With five deaths and more than 100 reported cases in the United States, Hawaii has become the 25th state to begin investigating the mysterious hepatitis case in a child under the age of ten.
The state Department of Health said the boy was hospitalized in late April with diarrhea and fever in Maui, his second-largest island.
It is unknown whether the unnamed boy is still in hospital or recovering.
Last week, the Centers for Disease Control and Prevention (CDC) determined the highest death toll in the United States, with three deaths in Indonesia, the world’s largest country.
A total of 15 American children also need a liver transplant due to the disease.
More than 300 cases have been reported worldwide, most in the UK (160) and the United States (109), but this may be due to improved oversight in the country.
Researchers are puzzled as to what is causing the epidemic, but advanced theory suggests that it may be due to the adenovirus – the cause of the common cold – which has been positively evaluated in most cases in the United States.
Other hypotheses under investigation include a weakened immune system in children or a previous Covid infection, or even exposure to a pet dog. The usual causes – hepatitis A, B, C, D and E – have all been ruled out.
The map above shows 25 states where hepatitis cases have been confirmed or suspected according to the CDC. Today, Hawaii became the 25th state to investigate a suspected (yellow) case of the disease, with Puerto Rico reporting at least one more case.
Opening the case Monday night, the Hawaii Department of Health said: “Extensive medical research has been conducted and a number of laboratory tests have shown excellent results.
“The cause is still unknown. DOH works with the CDC to determine the cause of hepatitis.
Q&A: What is the enigmatic global hepatitis and what is behind it?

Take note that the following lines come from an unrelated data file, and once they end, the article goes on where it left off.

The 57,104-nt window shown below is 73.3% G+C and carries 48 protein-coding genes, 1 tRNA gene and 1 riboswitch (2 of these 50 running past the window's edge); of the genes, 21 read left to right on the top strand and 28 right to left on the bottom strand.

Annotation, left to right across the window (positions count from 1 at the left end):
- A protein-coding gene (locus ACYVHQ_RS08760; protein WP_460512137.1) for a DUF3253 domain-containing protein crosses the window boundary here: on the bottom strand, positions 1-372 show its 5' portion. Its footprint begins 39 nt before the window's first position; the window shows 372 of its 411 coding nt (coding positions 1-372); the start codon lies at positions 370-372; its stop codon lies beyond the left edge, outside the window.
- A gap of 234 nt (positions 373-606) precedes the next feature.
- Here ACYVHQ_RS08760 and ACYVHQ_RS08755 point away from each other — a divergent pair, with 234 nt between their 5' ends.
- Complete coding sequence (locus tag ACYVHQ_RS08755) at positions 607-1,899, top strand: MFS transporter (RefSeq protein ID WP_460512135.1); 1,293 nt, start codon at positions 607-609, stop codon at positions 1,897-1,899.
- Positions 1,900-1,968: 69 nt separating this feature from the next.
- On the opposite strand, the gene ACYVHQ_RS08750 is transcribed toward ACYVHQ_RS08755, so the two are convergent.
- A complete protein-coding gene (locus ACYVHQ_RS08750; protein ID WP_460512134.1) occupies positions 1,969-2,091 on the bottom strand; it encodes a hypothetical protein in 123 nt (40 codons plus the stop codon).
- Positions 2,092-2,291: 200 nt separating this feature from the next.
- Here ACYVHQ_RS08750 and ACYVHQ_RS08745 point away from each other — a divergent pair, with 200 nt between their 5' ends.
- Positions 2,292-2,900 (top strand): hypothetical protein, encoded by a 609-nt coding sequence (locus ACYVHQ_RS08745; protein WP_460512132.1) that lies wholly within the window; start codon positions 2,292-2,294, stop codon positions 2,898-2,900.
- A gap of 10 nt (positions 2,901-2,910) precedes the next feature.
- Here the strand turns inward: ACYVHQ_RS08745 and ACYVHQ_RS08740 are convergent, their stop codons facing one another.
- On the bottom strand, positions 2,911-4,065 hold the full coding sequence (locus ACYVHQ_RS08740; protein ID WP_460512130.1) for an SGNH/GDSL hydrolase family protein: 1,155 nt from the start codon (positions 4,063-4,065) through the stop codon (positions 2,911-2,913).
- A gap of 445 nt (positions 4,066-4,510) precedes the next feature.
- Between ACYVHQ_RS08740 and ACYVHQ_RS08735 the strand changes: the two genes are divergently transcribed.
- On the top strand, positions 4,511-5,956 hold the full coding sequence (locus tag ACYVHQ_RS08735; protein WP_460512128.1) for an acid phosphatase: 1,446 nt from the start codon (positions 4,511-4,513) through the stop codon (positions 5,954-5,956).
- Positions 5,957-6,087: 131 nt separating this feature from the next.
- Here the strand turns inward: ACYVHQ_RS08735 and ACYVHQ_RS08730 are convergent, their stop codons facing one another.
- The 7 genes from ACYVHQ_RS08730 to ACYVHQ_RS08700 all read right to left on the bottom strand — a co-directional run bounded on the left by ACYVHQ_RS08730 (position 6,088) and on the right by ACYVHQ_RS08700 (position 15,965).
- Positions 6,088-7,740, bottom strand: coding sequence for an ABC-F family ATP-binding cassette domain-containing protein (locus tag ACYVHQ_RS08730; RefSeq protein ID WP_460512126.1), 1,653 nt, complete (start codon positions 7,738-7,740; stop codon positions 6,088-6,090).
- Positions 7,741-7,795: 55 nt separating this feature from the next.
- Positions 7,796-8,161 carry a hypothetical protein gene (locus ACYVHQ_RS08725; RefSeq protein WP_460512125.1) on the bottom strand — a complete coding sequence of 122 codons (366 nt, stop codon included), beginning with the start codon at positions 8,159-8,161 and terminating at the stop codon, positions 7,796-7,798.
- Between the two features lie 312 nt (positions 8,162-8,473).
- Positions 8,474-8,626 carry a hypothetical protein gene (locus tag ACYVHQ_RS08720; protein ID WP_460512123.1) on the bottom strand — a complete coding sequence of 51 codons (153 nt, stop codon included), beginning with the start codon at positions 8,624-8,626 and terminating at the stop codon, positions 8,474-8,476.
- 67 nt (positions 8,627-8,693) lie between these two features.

What is hepatitis?
Hepatitis is an inflammation of the liver, usually caused by a viral infection or liver damage from alcohol consumption.
Some cases resolve on their own, there are no problems, but some may be fatal, and these patients need a liver transplant to survive.
What are the symptoms?
People with hepatitis often experience fatigue, loss of appetite, nausea, vomiting, abdominal pain, dark urine, light stools, and joint pain.
They can also suffer from jaundice – yellowing of the skin and whites of the eyes.
Why are experts worried?
Hepatitis is more common in children, but experts have found that the current epidemic is more frequent than expected a year later.
According to the World Health Organization, the origin of the disease is unknown and serious. It caused two deaths and 18 liver transplants.
What are the higher theories?
Experts say these cases may be related to the common cold-related adenovirus, but further research is ongoing.
This can be combined with Covid infection and lead to an increase in cases.
The WHO says at least 74 cases of adenovirus have been detected. At least 20 children have been diagnosed with the coronavirus.
British experts, who are tasked with investigating many diseases, believe that the endless cycle of blockades may have played a role.
Restrictions can weaken children’s immunity and increase their risk of contracting adenovirus due to reduced social interaction.
This means that even “normal” adenovirus can have serious consequences, because children do not respond to it as before.
Other scientists say the adenovirus may have “special mutations.”
This means it can be contagious or can improve children’s natural immunity.
New Covid option
UKHSA staff included a “new version of SARS-CoV-2” in the working hypotheses.
Covid rarely caused inflammation of the liver during a pandemic, but they were present in people of all ages, not children.